Canadian Paralympic skier McKeever chases Olympic place

Canadian cross-country skier Brian McKeever is giving his Olympic dream a final chance at this week's national trials in Alberta.

McKeever, 34, created history in 2010 by becoming the first man to be selected for both the Winter Olympics and Paralympics in the same year.

However, the visually-impaired skier was not chosen for his favoured 50km distance race at the Olympics.

This time he is again hoping to reach the team for the distance events.

The Canadian team have one distance vacancy and one sprint vacancy left on the men's team which will be filled at the trials, ahead of the team announcement next Tuesday.

McKeever, who won three Paralympic golds on home soil four years ago, will be hoping to shine in Sunday's 30km trial race and put himself in line for the distance vacancy.

He was diagnosed with Stargardt's Disease when he was a teenager and soon lost most of his sight.

Brian McKeever facts

  • Born: 18/06/79
  • Started skiing aged three
  • Began to lose his sight aged 19
  • Seven-time Paralympic champion
  • Carried Canadian flag at closing ceremony at 2002 Winter Paralympics
  • Finished 21st in the 15km free event at the 2007 World Ski Championships in Japan

However, he continued cross-country skiing and made his Paralympic debut in 2002. He has gone on to win nine Paralympic medals, including seven golds, in the cross-country events from 1km to 20km, plus a biathlon bronze while being guided by elder brother Robin.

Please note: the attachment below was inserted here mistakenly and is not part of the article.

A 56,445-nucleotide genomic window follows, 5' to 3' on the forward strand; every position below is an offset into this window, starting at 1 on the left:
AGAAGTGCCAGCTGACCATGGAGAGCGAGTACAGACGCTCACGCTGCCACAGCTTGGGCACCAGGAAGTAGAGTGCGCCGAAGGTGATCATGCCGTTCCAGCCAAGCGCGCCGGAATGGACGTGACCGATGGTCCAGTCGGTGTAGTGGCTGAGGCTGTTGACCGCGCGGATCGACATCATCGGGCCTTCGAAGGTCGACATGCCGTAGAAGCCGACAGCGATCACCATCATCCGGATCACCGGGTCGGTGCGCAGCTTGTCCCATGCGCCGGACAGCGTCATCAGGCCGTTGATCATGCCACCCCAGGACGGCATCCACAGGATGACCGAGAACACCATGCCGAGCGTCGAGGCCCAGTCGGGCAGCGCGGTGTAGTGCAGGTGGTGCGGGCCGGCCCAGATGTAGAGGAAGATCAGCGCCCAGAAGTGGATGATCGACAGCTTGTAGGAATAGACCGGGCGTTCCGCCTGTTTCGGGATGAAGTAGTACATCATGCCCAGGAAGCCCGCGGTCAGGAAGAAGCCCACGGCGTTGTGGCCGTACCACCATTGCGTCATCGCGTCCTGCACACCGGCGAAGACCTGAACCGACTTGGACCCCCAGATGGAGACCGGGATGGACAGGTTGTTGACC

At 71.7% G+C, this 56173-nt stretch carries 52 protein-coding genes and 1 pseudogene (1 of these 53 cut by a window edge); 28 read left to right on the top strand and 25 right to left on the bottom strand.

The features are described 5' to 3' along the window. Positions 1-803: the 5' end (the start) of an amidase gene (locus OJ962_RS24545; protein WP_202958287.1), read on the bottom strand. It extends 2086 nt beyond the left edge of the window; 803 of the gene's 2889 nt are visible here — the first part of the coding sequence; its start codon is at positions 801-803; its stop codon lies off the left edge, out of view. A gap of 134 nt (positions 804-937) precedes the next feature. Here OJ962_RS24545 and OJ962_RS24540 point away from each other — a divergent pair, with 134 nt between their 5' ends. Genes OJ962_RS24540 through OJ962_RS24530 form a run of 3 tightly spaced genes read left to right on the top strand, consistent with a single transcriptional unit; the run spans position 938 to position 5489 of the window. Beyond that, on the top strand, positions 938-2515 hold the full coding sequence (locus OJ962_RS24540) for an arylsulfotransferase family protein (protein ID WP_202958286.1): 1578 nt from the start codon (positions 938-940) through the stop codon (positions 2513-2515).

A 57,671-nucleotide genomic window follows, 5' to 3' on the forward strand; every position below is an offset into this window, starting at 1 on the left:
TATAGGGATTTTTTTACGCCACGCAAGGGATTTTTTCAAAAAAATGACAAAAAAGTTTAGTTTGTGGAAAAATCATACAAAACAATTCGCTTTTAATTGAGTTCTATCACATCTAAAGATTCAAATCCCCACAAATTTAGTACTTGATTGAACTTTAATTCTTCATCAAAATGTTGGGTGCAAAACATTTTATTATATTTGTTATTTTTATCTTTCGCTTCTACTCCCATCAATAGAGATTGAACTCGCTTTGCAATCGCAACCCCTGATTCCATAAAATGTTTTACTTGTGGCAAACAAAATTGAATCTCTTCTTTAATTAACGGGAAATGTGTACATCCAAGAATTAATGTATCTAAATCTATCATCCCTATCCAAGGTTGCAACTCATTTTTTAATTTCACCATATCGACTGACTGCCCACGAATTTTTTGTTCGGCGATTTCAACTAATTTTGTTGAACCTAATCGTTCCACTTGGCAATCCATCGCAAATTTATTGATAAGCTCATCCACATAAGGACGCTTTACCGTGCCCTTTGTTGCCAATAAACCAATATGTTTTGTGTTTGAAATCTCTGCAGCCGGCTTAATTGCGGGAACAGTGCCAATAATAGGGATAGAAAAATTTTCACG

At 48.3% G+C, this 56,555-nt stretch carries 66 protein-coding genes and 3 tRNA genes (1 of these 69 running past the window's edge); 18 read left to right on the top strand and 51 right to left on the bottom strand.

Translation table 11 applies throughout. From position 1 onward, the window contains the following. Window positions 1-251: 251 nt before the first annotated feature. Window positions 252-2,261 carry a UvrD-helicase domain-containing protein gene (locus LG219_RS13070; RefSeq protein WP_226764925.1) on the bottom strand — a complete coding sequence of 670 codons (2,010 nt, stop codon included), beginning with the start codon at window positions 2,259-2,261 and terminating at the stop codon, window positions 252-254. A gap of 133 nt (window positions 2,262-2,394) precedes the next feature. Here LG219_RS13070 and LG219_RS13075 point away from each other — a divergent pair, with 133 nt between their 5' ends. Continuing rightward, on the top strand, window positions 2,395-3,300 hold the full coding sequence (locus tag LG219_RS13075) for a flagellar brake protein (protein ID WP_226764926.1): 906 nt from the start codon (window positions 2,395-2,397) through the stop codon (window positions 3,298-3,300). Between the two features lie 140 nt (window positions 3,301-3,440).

He warmed up for this week's races at his home resort in Canmore with wins at the same resort over 10km and 20km at the International Paralympic Committee World Cup at the start of December, despite his new guide Erik Carleton being hampered by illness during the event.

At last year's IPC Para-Nordic World Championships in Sweden, McKeever and Carleton won golds in both the 1km sprint and 20km events.

"Even when I retire, I'll watch the Olympic trials and wish I had another shot at it," said McKeever in an interview last autumn.  "You just want to be out there and race at that level.

"As we see again and again, it's the moment of it. Anything can happen. It's not always the best athlete who wins. It's the best skier on the best skis with the best wax on the right conditions; it's all those factors.

"That's what keeps athletes dreaming big, whether they're ranked 1 to 33.

"All I can do is have my best day at the trials. If I have my best race of the year, the best race of my life, and I still don't make it, I will still have had the best race of my life and I'll be satisfied with that."